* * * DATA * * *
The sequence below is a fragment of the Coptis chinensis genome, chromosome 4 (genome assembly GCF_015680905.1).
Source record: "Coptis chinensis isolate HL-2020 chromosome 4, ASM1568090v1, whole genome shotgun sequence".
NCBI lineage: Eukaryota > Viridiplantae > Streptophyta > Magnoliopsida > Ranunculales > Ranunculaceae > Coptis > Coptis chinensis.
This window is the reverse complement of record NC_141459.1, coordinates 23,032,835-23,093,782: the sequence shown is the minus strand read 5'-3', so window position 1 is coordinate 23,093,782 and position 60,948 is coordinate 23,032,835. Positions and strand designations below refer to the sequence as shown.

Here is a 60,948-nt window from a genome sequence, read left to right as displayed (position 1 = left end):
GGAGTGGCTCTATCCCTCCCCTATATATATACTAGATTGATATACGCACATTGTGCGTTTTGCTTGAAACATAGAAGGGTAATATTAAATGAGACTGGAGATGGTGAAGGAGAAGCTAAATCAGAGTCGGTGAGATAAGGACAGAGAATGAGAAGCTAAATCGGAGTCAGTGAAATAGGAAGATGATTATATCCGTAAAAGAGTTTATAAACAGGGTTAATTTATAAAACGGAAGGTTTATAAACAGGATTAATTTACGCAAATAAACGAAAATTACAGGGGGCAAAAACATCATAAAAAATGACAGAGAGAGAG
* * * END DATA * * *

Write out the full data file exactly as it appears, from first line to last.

The sequence below is a fragment of the Coptis chinensis genome, chromosome 4 (genome assembly GCF_015680905.1).
Source record: "Coptis chinensis isolate HL-2020 chromosome 4, ASM1568090v1, whole genome shotgun sequence".
NCBI lineage: Eukaryota > Viridiplantae > Streptophyta > Magnoliopsida > Ranunculales > Ranunculaceae > Coptis > Coptis chinensis.
This window is the reverse complement of record NC_141459.1, coordinates 23,032,835-23,093,782: the sequence shown is the minus strand read 5'-3', so window position 1 is coordinate 23,093,782 and position 60,948 is coordinate 23,032,835. Positions and strand designations below refer to the sequence as shown.

Here is a 60,948-nt window from a genome sequence, read left to right as displayed (position 1 = left end):
GGAGTGGCTCTATCCCTCCCCTATATATATACTAGATTGATATACGCACATTGTGCGTTTTGCTTGAAACATAGAAGGGTAATATTAAATGAGACTGGAGATGGTGAAGGAGAAGCTAAATCAGAGTCGGTGAGATAAGGACAGAGAATGAGAAGCTAAATCGGAGTCAGTGAAATAGGAAGATGATTATATCCGTAAAAGAGTTTATAAACAGGGTTAATTTATAAAACGGAAGGTTTATAAACAGGATTAATTTACGCAAATAAACGAAAATTACAGGGGGCAAAAACATCATAAAAAATGACAGAGAGAGAG